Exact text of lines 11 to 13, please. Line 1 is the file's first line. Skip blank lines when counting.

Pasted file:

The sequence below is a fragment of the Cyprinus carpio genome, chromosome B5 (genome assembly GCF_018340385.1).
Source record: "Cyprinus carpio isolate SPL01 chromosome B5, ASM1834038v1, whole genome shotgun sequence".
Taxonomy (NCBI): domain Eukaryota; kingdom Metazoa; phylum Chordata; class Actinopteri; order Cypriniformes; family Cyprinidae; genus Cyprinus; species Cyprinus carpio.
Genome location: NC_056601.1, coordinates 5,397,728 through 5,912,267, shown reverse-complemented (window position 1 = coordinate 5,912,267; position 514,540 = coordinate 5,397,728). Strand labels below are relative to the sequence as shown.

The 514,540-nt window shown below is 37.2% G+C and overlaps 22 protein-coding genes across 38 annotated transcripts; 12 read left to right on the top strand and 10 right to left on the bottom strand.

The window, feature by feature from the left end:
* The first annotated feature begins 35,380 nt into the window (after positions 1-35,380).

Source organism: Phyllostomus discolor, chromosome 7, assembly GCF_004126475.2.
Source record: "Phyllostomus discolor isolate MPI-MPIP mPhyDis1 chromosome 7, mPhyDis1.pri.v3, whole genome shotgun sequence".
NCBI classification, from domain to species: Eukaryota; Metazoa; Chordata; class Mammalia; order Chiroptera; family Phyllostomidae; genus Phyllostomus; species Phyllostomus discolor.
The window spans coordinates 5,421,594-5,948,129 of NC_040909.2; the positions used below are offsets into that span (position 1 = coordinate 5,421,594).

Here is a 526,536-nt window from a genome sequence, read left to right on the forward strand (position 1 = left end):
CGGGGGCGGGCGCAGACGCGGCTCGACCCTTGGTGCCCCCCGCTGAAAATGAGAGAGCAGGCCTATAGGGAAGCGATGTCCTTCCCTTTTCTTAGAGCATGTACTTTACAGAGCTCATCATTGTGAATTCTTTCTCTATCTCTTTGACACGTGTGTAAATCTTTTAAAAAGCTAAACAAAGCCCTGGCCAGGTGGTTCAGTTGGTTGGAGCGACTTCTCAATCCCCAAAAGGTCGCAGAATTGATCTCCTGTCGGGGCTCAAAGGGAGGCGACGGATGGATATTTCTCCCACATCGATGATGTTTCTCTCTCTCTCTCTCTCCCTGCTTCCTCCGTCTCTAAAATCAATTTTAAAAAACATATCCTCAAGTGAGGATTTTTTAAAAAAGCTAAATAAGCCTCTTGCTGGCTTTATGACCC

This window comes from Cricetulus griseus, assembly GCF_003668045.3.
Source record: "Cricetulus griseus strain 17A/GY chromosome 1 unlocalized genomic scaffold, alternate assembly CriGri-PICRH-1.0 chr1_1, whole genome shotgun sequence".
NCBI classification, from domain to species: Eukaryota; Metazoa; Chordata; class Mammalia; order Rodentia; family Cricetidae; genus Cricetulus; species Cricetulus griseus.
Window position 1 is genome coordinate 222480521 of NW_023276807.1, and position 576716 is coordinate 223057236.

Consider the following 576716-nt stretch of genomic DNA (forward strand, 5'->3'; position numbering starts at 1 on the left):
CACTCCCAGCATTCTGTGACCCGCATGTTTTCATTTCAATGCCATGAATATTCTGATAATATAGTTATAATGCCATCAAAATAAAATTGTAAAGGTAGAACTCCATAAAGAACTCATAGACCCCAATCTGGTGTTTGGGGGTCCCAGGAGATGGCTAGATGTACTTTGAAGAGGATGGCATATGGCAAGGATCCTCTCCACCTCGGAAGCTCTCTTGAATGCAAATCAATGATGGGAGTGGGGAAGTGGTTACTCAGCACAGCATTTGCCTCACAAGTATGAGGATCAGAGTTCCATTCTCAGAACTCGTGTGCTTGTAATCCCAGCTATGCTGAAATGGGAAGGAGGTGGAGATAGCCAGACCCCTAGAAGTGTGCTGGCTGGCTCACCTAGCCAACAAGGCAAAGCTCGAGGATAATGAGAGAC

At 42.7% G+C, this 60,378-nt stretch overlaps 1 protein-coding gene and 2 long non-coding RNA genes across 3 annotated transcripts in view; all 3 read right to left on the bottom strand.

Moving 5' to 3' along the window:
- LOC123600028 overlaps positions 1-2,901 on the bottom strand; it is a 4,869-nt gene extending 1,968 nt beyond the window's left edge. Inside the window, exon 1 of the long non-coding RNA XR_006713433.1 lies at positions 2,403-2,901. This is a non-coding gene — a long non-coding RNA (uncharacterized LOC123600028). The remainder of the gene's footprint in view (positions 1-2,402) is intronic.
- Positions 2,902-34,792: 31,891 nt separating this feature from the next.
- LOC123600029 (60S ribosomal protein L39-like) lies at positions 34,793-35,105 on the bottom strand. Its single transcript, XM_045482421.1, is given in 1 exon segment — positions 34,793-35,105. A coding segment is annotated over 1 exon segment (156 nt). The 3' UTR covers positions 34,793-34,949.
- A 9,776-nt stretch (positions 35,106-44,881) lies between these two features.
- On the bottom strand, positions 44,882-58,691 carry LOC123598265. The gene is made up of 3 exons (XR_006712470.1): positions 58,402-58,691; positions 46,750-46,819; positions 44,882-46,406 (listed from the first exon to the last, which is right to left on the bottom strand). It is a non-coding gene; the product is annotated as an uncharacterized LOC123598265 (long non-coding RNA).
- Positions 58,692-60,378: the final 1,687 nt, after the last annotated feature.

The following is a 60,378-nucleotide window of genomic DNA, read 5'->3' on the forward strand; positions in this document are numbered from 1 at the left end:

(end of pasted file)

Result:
The window spans coordinates 5,421,594-5,948,129 of NC_040909.2; the positions used below are offsets into that span (position 1 = coordinate 5,421,594).

Here is a 526,536-nt window from a genome sequence, read left to right on the forward strand (position 1 = left end):
CGGGGGCGGGCGCAGACGCGGCTCGACCCTTGGTGCCCCCCGCTGAAAATGAGAGAGCAGGCCTATAGGGAAGCGATGTCCTTCCCTTTTCTTAGAGCATGTACTTTACAGAGCTCATCATTGTGAATTCTTTCTCTATCTCTTTGACACGTGTGTAAATCTTTTAAAAAGCTAAACAAAGCCCTGGCCAGGTGGTTCAGTTGGTTGGAGCGACTTCTCAATCCCCAAAAGGTCGCAGAATTGATCTCCTGTCGGGGCTCAAAGGGAGGCGACGGATGGATATTTCTCCCACATCGATGATGTTTCTCTCTCTCTCTCTCTCCCTGCTTCCTCCGTCTCTAAAATCAATTTTAAAAAACATATCCTCAAGTGAGGATTTTTTAAAAAAGCTAAATAAGCCTCTTGCTGGCTTTATGACCC